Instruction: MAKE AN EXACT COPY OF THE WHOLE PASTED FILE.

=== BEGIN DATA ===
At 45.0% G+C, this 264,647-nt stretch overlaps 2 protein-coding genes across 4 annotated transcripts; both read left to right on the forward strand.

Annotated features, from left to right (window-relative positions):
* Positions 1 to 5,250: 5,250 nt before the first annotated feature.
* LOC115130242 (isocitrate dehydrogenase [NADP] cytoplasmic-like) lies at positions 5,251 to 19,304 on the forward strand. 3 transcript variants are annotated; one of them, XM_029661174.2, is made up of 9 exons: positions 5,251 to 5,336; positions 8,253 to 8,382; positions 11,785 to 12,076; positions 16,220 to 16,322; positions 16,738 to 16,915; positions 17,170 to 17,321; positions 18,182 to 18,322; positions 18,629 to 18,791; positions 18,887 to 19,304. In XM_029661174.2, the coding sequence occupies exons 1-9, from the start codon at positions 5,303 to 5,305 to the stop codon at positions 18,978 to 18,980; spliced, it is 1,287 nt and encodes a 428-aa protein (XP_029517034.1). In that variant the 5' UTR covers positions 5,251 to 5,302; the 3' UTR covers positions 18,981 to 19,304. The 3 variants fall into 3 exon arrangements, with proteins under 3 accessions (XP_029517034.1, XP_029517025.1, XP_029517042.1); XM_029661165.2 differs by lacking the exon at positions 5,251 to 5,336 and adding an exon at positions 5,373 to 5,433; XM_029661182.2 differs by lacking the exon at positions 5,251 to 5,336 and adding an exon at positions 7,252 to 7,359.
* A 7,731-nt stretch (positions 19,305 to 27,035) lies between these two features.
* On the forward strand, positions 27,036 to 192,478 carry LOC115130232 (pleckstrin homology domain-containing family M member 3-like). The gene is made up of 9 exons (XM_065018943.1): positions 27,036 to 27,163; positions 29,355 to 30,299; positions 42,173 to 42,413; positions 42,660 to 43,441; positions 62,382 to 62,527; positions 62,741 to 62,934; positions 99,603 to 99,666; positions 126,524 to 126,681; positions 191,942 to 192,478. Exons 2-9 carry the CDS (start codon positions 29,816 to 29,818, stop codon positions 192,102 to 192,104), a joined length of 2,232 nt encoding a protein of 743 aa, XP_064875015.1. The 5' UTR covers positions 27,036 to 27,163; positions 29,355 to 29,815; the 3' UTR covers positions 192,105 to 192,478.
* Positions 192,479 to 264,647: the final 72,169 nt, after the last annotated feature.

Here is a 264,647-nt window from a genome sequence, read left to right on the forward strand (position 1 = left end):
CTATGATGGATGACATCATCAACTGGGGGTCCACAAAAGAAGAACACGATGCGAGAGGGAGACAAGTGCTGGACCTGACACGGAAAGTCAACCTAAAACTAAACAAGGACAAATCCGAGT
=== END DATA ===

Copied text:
At 45.0% G+C, this 264,647-nt stretch overlaps 2 protein-coding genes across 4 annotated transcripts; both read left to right on the forward strand.

Annotated features, from left to right (window-relative positions):
* Positions 1 to 5,250: 5,250 nt before the first annotated feature.
* LOC115130242 (isocitrate dehydrogenase [NADP] cytoplasmic-like) lies at positions 5,251 to 19,304 on the forward strand. 3 transcript variants are annotated; one of them, XM_029661174.2, is made up of 9 exons: positions 5,251 to 5,336; positions 8,253 to 8,382; positions 11,785 to 12,076; positions 16,220 to 16,322; positions 16,738 to 16,915; positions 17,170 to 17,321; positions 18,182 to 18,322; positions 18,629 to 18,791; positions 18,887 to 19,304. In XM_029661174.2, the coding sequence occupies exons 1-9, from the start codon at positions 5,303 to 5,305 to the stop codon at positions 18,978 to 18,980; spliced, it is 1,287 nt and encodes a 428-aa protein (XP_029517034.1). In that variant the 5' UTR covers positions 5,251 to 5,302; the 3' UTR covers positions 18,981 to 19,304. The 3 variants fall into 3 exon arrangements, with proteins under 3 accessions (XP_029517034.1, XP_029517025.1, XP_029517042.1); XM_029661165.2 differs by lacking the exon at positions 5,251 to 5,336 and adding an exon at positions 5,373 to 5,433; XM_029661182.2 differs by lacking the exon at positions 5,251 to 5,336 and adding an exon at positions 7,252 to 7,359.
* A 7,731-nt stretch (positions 19,305 to 27,035) lies between these two features.
* On the forward strand, positions 27,036 to 192,478 carry LOC115130232 (pleckstrin homology domain-containing family M member 3-like). The gene is made up of 9 exons (XM_065018943.1): positions 27,036 to 27,163; positions 29,355 to 30,299; positions 42,173 to 42,413; positions 42,660 to 43,441; positions 62,382 to 62,527; positions 62,741 to 62,934; positions 99,603 to 99,666; positions 126,524 to 126,681; positions 191,942 to 192,478. Exons 2-9 carry the CDS (start codon positions 29,816 to 29,818, stop codon positions 192,102 to 192,104), a joined length of 2,232 nt encoding a protein of 743 aa, XP_064875015.1. The 5' UTR covers positions 27,036 to 27,163; positions 29,355 to 29,815; the 3' UTR covers positions 192,105 to 192,478.
* Positions 192,479 to 264,647: the final 72,169 nt, after the last annotated feature.

Here is a 264,647-nt window from a genome sequence, read left to right on the forward strand (position 1 = left end):
CTATGATGGATGACATCATCAACTGGGGGTCCACAAAAGAAGAACACGATGCGAGAGGGAGACAAGTGCTGGACCTGACACGGAAAGTCAACCTAAAACTAAACAAGGACAAATCCGAGT